I actually agree with the larger point of his post (and book) – namely, that the American constitutional system has the unfortunate tendency to leave us stuck with failed chief executives long after other systems would shove them out the door. The question is whether this problem is bad enough to require us to rewrite those “basic structures of government,” or whether those structures have shown such impressive and unprecedented durability that we’re best living with their faults and leaving well enough alone. Generally speaking, I’m in the camp that’s in favor of more constitutional tinkering, not less, and I think it’s a bad sign for American government that we’ve only managed to ratify one new amendment in the past thirty-five years, and that politicians have become accustomed to opposing new ones less on substance than on the grounds that we shouldn’t touch the precious, precious Constitution.

This is a good opportunity to bring up one of my own hobbyhorses on the general topic of the constitution, and the American polity’s seeming imperviousness to reform. The way I see it, if what one really wants is an American system that more readily accommodates change and reform, what one really needs to do is eliminate one of the constitution’s most democratic features: House elections every other year. My observation is that it is this feature, more than any other, that is the roadblock to change. Unlike their British counterparts, who can wait up to a half-decade before facing the voters (thereby giving strong medicine time to yield beneficial results the voters can perceive), members of the U.S. House of Representatives are never more than twenty-four months away from an election. This breeds great resistance to doing anything that might upset this or that interest group, or challenge in even the most tepid manner John Q. Public’s penchant for looking out for number one (a penchant that is shared by me, I might add).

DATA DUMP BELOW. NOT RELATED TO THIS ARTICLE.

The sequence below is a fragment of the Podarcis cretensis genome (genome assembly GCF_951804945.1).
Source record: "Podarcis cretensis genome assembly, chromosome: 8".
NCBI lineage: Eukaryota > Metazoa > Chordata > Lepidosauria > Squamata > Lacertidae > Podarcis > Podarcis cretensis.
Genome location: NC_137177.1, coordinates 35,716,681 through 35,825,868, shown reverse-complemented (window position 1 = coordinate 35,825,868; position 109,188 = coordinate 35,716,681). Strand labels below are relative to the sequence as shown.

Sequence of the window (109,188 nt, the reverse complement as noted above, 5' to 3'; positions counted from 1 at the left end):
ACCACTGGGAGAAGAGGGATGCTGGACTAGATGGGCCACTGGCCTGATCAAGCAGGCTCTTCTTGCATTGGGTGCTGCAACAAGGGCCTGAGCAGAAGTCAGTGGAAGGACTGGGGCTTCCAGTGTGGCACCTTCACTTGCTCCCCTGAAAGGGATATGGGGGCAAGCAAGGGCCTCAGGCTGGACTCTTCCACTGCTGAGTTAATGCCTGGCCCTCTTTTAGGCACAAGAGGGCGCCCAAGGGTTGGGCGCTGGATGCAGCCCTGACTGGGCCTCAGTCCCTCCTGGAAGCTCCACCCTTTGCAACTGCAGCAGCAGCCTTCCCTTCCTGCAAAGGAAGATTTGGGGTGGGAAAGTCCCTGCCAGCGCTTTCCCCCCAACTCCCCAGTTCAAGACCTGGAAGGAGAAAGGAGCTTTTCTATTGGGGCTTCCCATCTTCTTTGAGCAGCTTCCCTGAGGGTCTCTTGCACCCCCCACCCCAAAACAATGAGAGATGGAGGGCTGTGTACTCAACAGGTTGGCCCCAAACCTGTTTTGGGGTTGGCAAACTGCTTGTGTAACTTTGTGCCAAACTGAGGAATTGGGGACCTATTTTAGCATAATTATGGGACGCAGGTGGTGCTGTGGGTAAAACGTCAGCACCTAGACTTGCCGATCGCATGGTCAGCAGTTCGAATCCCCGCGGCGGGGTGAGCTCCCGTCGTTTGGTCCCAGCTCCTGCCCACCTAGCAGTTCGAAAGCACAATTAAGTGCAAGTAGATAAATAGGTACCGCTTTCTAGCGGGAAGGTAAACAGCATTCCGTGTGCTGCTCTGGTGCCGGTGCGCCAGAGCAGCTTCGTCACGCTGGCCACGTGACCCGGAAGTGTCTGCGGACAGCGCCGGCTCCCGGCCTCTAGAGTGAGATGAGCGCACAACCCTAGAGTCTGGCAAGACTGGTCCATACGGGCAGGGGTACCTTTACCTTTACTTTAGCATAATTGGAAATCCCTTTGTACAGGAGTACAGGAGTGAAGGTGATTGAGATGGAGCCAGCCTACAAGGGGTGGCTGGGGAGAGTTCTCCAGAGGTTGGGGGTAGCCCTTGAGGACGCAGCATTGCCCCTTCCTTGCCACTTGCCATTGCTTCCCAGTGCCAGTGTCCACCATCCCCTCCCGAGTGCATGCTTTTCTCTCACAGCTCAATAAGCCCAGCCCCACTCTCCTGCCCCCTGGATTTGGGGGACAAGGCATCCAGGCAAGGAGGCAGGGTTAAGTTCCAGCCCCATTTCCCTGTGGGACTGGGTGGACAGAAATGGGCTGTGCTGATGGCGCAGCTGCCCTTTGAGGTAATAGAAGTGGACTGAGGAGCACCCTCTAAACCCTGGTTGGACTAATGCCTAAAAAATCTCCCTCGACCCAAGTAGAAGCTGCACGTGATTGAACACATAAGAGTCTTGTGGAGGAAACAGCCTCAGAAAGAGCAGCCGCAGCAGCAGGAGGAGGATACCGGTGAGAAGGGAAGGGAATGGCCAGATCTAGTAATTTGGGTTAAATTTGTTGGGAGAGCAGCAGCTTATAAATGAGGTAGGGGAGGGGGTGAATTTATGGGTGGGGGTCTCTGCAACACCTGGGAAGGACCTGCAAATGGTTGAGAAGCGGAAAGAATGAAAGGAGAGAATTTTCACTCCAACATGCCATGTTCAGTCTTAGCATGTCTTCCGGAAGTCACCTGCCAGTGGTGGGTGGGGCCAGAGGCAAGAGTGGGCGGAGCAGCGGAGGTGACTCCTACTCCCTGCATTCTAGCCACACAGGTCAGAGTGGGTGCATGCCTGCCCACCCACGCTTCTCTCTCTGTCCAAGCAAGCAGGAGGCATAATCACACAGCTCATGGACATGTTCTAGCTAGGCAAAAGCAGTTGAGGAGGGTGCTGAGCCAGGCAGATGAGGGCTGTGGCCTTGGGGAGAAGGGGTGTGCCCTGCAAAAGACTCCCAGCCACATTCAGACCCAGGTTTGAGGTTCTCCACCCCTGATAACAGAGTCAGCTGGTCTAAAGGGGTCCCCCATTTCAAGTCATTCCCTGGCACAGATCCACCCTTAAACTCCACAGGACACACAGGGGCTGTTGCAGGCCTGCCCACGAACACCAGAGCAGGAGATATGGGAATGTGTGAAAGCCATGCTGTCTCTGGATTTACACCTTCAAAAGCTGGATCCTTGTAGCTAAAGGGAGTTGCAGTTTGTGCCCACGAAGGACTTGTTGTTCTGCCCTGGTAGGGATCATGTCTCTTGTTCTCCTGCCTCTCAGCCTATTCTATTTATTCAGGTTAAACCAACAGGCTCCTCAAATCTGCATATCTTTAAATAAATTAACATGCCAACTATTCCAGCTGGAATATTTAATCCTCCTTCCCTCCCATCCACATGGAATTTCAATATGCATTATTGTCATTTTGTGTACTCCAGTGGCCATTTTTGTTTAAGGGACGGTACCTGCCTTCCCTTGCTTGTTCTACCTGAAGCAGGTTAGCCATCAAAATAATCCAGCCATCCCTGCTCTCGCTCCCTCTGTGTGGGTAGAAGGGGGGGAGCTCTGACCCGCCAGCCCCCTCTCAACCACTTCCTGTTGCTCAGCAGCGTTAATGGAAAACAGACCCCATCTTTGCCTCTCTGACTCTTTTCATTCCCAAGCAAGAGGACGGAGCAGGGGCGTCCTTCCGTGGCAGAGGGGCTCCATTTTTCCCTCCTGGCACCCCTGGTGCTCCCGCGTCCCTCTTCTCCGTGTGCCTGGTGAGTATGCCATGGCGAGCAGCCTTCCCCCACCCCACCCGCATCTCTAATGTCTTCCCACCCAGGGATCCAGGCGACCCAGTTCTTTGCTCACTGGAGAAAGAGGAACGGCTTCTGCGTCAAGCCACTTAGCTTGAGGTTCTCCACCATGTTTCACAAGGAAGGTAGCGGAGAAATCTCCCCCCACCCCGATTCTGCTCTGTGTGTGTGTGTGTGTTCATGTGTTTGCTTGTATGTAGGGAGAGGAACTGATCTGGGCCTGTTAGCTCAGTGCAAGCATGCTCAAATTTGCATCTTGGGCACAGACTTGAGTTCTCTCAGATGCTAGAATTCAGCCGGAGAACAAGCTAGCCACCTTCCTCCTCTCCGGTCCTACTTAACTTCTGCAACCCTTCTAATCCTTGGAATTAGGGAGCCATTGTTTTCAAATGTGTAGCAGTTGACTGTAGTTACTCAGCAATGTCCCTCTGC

One could envision voters rewarding, four or fiver years after gaining power, an administration that, say, raised gasoline taxes. After four or five years the satisfactory results of such a policy might, perhaps, be widely agreed upon by the voters. What one cannot envision is gasoline taxes going up by very much under our current constitutional arrangement, wherein any representative likely to agree to such legislation will be required, in a very short while, to face the angry, gasoline-guzzling voters who control his fate.

In short, if reform is your goal, what you need to do is reduce the surfeit of democracy in America.

Written by Jasper

February 21, 2007 at 8:41 pm

Posted in Politics

Leaving well enough alone

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Michael Gove gives voice to thoughts quite similar to those I’ve often had:

The ability to leave well alone is probably the least admired, but most required, virtue of our time. Just as we’d be well advised to leave the essential of evening dress well alone, instead of pointlessly elaborating, so there is a host of other areas of British life that would be far better if only inertia were allowed to rule.

From pizzas (why do we need cheese-filled crusts? Since the first pineapple appeared on the innocent margherita it’s been all downhill) to the liturgy (the more elaboration, over time, the fewer in the congregation); from mobile telephones (if I want to watch streaming video footage I’ll go to the cinema, thank you) to razors (what was wrong with just one blade?), we’d all be better off if people had simply left well alone.

I’ve never been able to see why resting on one’s laurels was such a bad thing. Invent a decent idea, or product, then sit back to enjoy the benefits, would be my advice to anyone. Try to elaborate on the breakthrough and it will lead only to frustration. Or scorn.